Customer service

As libraries make more digital resources available on the Web, research is increasingly conducted outside of the physical library. However, remote users want interactive assistance from a qualified human being and not just a help button to click on. Librarians have developed a number of ways to extend person-to-person reference service in a digital environment that are applicable in supporting portal use on campus.

Digital reference services (DRS) offer quality service at any time to users outside the library. DRS refer to “all Internet-based, hu- man-mediated information services, including those based in library settings and other types of organizations.”3 Such services range from e-mail reference—which libraries have offered for years—to online reference chat— which many librarians are now implementing using customer services applications like HumanClick (www.humanclick.com) that enable Web site visitors to get immediate real time on-demand help.

Comprehensive Digital Reference Service (CDRS), a free service offered by librarians from around the world, will help users find information on the Internet by directing their questions to the library best able to answer them. Ed Note: CRDS is described in detail on the Web broadcast “Digital Reference,” available at http://www.ala.org./acrl/denver.html.

[Portals] shared several common objectives: to shorten the number of clicks users need to make to get to the information they want; to increase the "stickiness" of their library's Web site …;and to make the library portal the user's main gateway to information.

The Virtual Reference Desk (VRD) is dedicated to the advancement of digital reference and the successful creation and operation of human-mediated, Internet-based information systems. Sponsored by the National Library of Education and the ERIC Clearinghouse on Information and Technology, VRD includes a number of Internet-based question and answer services that connect users with individuals who possess specialized knowledge.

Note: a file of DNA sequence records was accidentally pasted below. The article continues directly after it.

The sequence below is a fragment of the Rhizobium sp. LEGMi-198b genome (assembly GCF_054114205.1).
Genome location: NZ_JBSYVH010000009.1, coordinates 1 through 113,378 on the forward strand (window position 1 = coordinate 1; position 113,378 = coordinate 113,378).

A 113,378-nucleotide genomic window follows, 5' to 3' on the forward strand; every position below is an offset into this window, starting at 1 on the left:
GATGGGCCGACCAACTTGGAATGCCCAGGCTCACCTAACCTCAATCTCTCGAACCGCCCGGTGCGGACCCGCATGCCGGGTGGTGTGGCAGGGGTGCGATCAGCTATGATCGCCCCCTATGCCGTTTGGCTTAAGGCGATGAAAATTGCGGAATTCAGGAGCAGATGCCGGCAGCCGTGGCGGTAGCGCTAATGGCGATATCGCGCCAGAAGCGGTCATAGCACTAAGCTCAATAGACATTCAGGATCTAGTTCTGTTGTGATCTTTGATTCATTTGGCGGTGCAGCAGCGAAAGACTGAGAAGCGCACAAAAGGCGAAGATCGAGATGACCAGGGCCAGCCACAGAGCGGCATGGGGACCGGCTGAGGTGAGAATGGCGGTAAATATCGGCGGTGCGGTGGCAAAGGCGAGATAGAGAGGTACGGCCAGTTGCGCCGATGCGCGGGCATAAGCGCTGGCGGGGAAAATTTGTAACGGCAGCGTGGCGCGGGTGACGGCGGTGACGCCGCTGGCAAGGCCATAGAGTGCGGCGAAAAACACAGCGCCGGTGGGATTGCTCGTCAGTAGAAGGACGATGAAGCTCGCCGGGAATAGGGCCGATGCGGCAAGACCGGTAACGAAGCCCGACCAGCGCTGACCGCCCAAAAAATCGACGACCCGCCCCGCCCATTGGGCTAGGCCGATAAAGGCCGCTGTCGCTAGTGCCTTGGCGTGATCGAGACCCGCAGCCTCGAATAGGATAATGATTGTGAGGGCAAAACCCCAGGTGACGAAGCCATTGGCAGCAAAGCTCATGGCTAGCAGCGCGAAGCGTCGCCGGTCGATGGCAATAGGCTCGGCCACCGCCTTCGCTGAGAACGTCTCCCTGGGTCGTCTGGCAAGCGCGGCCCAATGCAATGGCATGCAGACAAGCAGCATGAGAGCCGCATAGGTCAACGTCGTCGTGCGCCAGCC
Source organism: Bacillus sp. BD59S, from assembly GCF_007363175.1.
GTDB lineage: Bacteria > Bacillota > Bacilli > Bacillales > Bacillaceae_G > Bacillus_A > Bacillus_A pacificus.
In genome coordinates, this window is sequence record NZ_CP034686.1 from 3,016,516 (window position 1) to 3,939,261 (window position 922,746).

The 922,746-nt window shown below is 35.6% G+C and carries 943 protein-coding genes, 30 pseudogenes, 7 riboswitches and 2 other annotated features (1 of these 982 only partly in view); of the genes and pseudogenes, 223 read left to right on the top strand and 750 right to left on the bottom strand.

These AskA services (www.vrd.org/locator/ subject.html) use the Internet to place people in contact with those who can answer specific inquiries—for instance, Ask-a-Scientist or Ask- a-Linguist.

Customized information delivery

MyLibrary is a library portal that allows users to create a personal Web space where they can customize the information contained on their library’s homepage. Users can customize categories, such as library links, bibliographic databases, and electronic databases based on the subject area of their choice. Instead of looking through an array of online sources, they have one place to access all the resources they need. The profile created for a MyLibrary user allows the library to keep him or her informed of new resources or services, as well. Library portals have been used as a teaching tool for classes and as research tools for faculty and graduate or upper-level students.

Using the MyYahoo model, several librarians developed these portals at almost the same time. In doing so, they shared several common objectives: to shorten the number of clicks users need to make to get to the information they want; to increase the “stickiness” of their library’s Web site (in other words to get users to come back again and again); and to make the library portal the user’s main gateway to information. Unlike commercial portals, the library models focus on scholarly materials, including electronic journals and authoritative ready reference material. Users have the option of adding Web sites or other resources to the preconfigured links offered on their profiled account.

Most of the libraries that have developed portals are sharing their open source code with other libraries. For instance, librarians are welcome to download and use the MyLibrary code developed at North Carolina State University (see sidebar for institutions offering library portals).

Over the past decade, academic librarians have been evaluators, selectors, and organizers of information on the Web. Our experience and expertise make us valuable players in a team approach to planning and implementing portals on our campuses.

Notes

  1. Michael Looney and Peter Lyman, “Portals in Higher Education,” EDUCAUSE Review 35 July/August 2000): 30.
  2. John Lubans, “Opening the Gates: Developing Our Information Communities,” ACRL/New England Chapter Fall Conference, November 17, 2000.
  3. Abby Kasowitz, Blythe Bennett and R. David Lankes, “Quality Standards for Digital Reference Consortia,” Reference and User Services Quarterly 39 (Summer 2000): 355. ■